Livni: Trump presidency an ‘opportunity’ for Israel
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'If Israel can really do whatever it wants, it's time that Israel decide what it wants'

Livni: Trump presidency an ‘opportunity’ for Israel

Ex-foreign minister says Jerusalem can no longer paint White House as 'bad cop,' claims government has 'no policy' on Gaza

Marissa Newman is The Times of Israel political correspondent.

Zionist Union MK Tzipi Livni addresses the INSS conference on January 24, 2017 (Chen Galili/Courtesy)
Zionist Union MK Tzipi Livni addresses the INSS conference on January 24, 2017 (Chen Galili/Courtesy)

Zionist Union MK Tzipi Livni on Tuesday said she views Donald Trump’s presidency as an “opportunity” for Israel, as it will force the Israeli government to formulate its policies vis-a-vis the Palestinians rather than painting Washington as the “bad cop” forcing its hand.

Speaking at the annual INSS conference, the former justice and foreign minister, who served in the high-level security cabinet during the 2014 Gaza war, also said Israel has no coherent policy in the Strip, and called for the release of a damning state comptroller report on the 50-day conflict.

“I’m going to surprise you, because I also see an opportunity, even a big opportunity” with Trump in office, she said.

Livni’s comments came a day after Prime Minister Benjamin Netanyahu hailed Trump for ushering in a “change of approach” in the White House after eight years of “enormous pressure” from his predecessor, Barack Obama. Netanyahu and Trump spoke on the phone on Sunday evening, and the two are set to meet in Washington early next month, though a final date has yet to be set.

With Trump seemingly giving Israel more leeway, the Netanyahu government will have to lay down its positions, said Livni.

“If Israel can really do whatever it wants — it’s time that Israel decide what it wants,” she said.

Prime Minister Benjamin Netanyahu and President-elect Donald Trump meeting at Trump Tower in New York, September 25, 2016. (Kobi Gideon/GPO)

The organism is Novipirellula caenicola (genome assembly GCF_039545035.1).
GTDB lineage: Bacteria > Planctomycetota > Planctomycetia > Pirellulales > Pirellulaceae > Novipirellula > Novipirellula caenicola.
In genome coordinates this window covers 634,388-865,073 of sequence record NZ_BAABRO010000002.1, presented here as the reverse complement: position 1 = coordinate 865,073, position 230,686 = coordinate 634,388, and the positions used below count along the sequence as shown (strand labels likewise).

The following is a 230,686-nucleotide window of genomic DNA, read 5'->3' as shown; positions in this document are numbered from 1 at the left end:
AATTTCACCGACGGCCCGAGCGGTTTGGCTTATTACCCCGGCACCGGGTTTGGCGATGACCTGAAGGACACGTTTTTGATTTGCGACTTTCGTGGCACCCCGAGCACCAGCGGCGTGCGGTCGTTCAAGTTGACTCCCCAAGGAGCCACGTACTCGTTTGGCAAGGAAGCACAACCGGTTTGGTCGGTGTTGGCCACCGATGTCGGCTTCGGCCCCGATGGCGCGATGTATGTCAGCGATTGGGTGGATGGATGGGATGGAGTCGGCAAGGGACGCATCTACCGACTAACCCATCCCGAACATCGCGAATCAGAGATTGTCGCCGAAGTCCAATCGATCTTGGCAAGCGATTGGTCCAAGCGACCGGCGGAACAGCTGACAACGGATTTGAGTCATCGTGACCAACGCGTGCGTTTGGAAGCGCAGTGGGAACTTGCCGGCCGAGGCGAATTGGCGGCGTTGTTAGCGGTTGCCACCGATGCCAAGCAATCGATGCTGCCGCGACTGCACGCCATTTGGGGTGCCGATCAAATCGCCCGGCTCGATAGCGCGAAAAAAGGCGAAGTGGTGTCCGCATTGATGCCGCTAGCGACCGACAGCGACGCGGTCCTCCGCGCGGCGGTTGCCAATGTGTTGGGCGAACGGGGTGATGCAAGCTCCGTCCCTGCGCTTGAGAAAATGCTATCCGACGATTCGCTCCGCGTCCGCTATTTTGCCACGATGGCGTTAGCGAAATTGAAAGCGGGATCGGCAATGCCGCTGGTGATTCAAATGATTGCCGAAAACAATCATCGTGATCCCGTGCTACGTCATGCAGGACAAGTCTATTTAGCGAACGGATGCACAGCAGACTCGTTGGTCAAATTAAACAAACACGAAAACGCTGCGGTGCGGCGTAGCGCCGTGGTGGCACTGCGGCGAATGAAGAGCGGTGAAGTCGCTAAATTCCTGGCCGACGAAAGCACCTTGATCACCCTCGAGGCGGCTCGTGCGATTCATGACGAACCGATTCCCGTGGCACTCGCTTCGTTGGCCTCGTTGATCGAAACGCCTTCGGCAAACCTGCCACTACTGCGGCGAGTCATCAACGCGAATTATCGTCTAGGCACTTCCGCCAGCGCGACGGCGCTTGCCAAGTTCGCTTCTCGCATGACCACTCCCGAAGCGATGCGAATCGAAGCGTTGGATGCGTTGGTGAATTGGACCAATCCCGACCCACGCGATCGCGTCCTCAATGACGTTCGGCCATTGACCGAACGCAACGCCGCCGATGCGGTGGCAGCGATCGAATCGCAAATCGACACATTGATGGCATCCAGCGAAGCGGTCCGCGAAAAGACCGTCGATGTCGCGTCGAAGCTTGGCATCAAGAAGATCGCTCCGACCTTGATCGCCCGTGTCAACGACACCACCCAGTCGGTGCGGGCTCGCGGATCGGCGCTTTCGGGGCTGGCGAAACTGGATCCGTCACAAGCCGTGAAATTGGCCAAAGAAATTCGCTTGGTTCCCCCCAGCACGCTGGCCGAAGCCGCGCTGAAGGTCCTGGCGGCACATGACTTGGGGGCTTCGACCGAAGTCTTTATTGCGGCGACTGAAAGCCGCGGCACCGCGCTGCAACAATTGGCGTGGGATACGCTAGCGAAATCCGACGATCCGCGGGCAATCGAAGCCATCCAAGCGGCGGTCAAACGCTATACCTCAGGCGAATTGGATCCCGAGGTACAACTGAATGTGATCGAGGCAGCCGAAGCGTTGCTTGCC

Prime Minister Benjamin Netanyahu and President-elect Donald Trump meeting at Trump Tower in New York, September 25, 2016. (Kobi Gideon/GPO)

The government will no longer be able to portray the White House as the “bad cop” coercing decisions opposed by its right-wing base, said Livni. “There is no one left in the government or in Washington to blame.”

The former peace negotiator also urged Netanyahu to drum up support in the Trump administration in Washington next month for the “important strategic” issues that would arise during peace talks, such as retaining the settlement blocs and blocking the Palestinian right of return.

Also during her speech, which came as a Knesset state control subcommittee was set to debate whether to release the full report on the Gaza war, Livni said she supported a full declassification, as the public had the right to know of the government’s failures.

“The problem with Operation Protective Edge was larger than the tunnels,” she said, referring to the cross-border passages used by Hamas fighters during the war to attack IDF soldiers, which were reportedly a major focus of the report. “Israel has no policy vis-a-vis Gaza and the IDF is desperate for one.”

The army came to the security cabinet during the war and demanded the government lay out a broader strategy on Gaza, she said. But “we are working with micro-tactics, extinguishing fires one after the other.”

A tunnel reaching from Gaza into Israel, seen in a picture released by the IDF on April 18, 2016. (IDF Spokesperson's Unit)
A tunnel reaching from Gaza into Israel, seen in a picture released by the IDF on April 18, 2016. (IDF Spokesperson’s Unit)

The revised draft of State Comptroller Yosef Shapira’s report intensifies its criticism of Netanyahu and then-former defense minister Moshe Ya’alon while toning down its disapproval of the conduct of the Israel Defense Forces, according to leaks to Israeli media.

Shapira’s report found that despite Netanyahu’s claims to the contrary, the prime minister and Ya’alon did not properly inform the high-level security cabinet of the extent of the tunnel threat, Channel 2 reported in November. The cabinet was only notified of the dangers one week before the start of the war, after then-economy minister Naftali Bennett presented the ministers with the information and offered possible solutions to disarm the underground network, the report said, according to Channel 2.

Netanyahu has repeatedly denied that cabinet members were not apprised of the threats, but two of his chief political rivals, Bennett and Yesh Atid leader Yair Lapid, both of whom were cabinet members during the war, have repeatedly claimed the forum was not properly updated on the issues.

Bennet, Lapid, and Zionist Union leader Isaac Herzog on Monday called on the government to release the report.

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